My Story: Until Alaska


Photo Courtesy of Maggie Wolf

On March 13, 2020, I was 15 years old. A sophomore in high school, it felt like my world was just beginning to expand. As my 18-year-old sister received her college decisions, I began to think about the possibilities for my own future. That summer, I was supposed to travel to Alaska for a month. I knew I wanted to travel around the world someday, and I dreamed of exploration. In March of 2020, it became clear that my expanding world would be shrunk down, perhaps indefinitely. No Alaska. No sister moving away for college. No leaving the house. 

On March 14, I made a reading list, cleaned my room and I straightened my hair. I thought about how this time off might be a blessing. Then, two weeks turned into three, turned into the rest of the year. My life became a seemingly endless cycle that took place in one room. The world that had seemed so big before suddenly felt suffocatingly small. 

I had never felt so alone. 

I tried to keep my brain and body moving. I imagined that the less I thought about how lonely I was, the less lonely I would feel. I set my volleyball against the wall of my room 100, 200, 300 times until everyone in my family was yelling at me to stop the thunk, thunk, thunking. I learned to bake bread. I learned all 197 countries in the world, eventually able to name them in under five minutes. I started running miles up and down the dirt road, I live on. I’ve never particularly enjoyed running, but every day I forced myself to go a little bit farther, growing to crave the burning feeling in my legs and lungs. 

On May 1, 2020, I celebrated my 16th birthday with my two closest friends, girls I’ve known my whole life, who, by this point, feel more like sisters than friends. We sat outside, meters apart, in hammocks that we strung from the trees, eating cupcakes packaged in individual plastic boxes. Later that night, alone in my room again, I cried, seeing no end in sight to this distance. Somehow, even with my closest friends nearby, I had felt lonelier than ever. 

Nearly every night, I watched Youtube videos of Alaska: hiking trails, the ocean, wildlife and exploration. In late May, I began to have a recurring dream about hiking along a trail overlooking the water. I dreamed of the trail so often that I remember the pattern of the roots snaking across the path under my feet. 

Every day as I sat alone in my room, barely leaving except to eat and run, I mourned all the things I was missing, simultaneously battling guilt that I was even having these feelings. How could I feel loss when my family was healthy and together?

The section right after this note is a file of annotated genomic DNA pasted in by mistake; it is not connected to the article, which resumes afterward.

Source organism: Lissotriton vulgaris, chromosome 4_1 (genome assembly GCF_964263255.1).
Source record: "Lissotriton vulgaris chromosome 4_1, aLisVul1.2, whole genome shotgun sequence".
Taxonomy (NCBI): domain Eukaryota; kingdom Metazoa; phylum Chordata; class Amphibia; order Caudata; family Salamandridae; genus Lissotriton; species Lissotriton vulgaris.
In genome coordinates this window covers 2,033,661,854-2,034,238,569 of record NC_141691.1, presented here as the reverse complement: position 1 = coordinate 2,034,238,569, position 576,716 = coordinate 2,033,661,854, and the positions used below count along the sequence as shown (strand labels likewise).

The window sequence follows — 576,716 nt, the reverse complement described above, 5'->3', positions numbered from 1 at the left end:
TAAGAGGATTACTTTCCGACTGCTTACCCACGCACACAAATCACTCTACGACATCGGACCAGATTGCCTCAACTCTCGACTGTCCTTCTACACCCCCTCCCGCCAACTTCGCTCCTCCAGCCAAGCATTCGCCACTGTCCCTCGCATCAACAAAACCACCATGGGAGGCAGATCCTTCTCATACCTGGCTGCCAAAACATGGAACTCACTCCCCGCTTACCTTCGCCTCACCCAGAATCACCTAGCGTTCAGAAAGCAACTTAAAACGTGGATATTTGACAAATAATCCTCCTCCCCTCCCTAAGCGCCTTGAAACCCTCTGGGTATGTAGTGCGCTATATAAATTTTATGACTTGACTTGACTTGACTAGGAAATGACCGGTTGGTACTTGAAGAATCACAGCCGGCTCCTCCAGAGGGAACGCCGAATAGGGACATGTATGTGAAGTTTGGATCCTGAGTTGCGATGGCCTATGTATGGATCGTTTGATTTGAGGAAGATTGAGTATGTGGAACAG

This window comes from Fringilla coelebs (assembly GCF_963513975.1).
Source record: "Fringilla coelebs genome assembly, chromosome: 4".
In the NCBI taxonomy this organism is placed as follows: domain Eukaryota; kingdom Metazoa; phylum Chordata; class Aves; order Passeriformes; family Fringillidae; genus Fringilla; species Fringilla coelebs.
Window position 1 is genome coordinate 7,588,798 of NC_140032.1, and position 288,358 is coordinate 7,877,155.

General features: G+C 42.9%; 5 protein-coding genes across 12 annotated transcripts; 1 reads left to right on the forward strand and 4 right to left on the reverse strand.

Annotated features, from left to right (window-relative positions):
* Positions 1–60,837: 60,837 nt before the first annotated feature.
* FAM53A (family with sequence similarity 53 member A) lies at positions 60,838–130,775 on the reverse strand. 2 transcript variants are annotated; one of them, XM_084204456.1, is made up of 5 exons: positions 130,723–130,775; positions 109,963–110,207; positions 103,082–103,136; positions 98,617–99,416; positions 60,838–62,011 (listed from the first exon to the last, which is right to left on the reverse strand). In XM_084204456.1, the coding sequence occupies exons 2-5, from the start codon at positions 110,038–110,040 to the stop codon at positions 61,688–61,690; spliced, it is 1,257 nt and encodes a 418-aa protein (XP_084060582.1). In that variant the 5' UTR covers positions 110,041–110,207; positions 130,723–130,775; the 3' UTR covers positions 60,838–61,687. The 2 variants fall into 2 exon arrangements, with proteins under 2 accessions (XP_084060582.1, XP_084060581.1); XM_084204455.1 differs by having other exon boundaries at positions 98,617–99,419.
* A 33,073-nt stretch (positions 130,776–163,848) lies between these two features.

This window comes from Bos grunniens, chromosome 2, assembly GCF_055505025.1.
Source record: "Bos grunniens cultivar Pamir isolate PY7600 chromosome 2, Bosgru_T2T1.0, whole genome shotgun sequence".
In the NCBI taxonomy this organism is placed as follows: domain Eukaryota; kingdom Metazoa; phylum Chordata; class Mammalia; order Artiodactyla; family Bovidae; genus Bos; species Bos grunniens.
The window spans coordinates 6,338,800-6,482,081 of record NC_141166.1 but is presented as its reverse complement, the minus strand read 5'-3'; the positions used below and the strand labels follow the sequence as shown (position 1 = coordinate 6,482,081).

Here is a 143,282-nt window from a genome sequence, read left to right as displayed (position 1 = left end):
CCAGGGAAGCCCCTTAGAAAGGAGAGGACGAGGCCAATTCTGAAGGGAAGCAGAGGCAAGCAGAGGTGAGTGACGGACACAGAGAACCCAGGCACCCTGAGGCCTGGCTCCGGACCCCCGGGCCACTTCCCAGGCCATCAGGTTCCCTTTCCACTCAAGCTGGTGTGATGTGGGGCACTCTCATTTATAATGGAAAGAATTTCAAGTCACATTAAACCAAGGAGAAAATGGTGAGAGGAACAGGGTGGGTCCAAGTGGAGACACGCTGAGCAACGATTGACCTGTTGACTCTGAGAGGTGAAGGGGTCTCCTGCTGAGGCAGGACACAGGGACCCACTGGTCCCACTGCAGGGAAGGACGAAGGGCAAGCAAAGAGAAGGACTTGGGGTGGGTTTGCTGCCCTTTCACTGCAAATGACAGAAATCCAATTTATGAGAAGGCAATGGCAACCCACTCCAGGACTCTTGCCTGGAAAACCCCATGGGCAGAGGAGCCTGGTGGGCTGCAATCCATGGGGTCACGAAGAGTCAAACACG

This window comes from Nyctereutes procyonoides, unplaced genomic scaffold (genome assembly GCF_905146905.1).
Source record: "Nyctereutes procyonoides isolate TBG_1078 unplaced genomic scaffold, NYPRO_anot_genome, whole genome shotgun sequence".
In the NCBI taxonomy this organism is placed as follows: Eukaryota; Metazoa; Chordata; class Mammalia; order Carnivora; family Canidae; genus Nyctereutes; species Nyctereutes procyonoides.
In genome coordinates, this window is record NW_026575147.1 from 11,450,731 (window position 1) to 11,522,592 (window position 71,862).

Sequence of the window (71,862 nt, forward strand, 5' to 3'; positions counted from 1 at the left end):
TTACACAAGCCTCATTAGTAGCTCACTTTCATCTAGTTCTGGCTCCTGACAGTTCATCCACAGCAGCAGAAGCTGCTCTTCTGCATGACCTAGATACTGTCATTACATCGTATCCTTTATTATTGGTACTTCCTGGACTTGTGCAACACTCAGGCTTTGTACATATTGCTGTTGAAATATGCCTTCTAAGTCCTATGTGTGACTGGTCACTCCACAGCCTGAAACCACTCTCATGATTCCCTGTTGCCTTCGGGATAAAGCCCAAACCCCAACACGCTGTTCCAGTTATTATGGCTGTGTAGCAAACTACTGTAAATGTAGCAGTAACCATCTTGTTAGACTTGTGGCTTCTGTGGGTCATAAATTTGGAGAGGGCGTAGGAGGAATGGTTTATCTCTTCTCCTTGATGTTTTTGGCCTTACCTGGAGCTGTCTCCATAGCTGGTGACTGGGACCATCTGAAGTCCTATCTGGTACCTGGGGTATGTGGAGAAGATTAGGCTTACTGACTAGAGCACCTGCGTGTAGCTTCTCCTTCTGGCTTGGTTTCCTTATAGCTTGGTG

In response to this questioning, I shrunk myself further. While already physically isolated, I stopped texting friends back and avoided the inevitable confrontation with family members that takes place when you are cooped up together for too long with nothing to do and everything to worry about. 

Over the course of the next year, I grew and changed in many ways. My sister did move out for college, and we both attended school on a computer, this time in different houses. Though it felt like sports and friendships resumed, my feelings of isolation and remnants of the shell I had formed around myself persisted. I was used to feeling lonely.

Until Alaska. 

In July of 2021, I was able to return to camp, a year later than I had planned. The Alaska trip that I had waited six years for didn’t feel like a reality until the first plane landed in Seattle, the second in Juneau, and the ferry pulled into the harbor in Haines. 

Over the course of that month in Alaska, I felt like my world that had shrunk down to the size of my bedroom finally expanded again. Climbing mountains and walking across glaciers, I realized that the world is bigger than I’d ever imagined, even in “the before.”

I slowly began to shed pieces of my own shell, opening up to the girls I was with in ways that I could not imagine doing with anyone else. For the first time in over a year, I was not only excited for the future but determined to make the best of it, no matter what it held.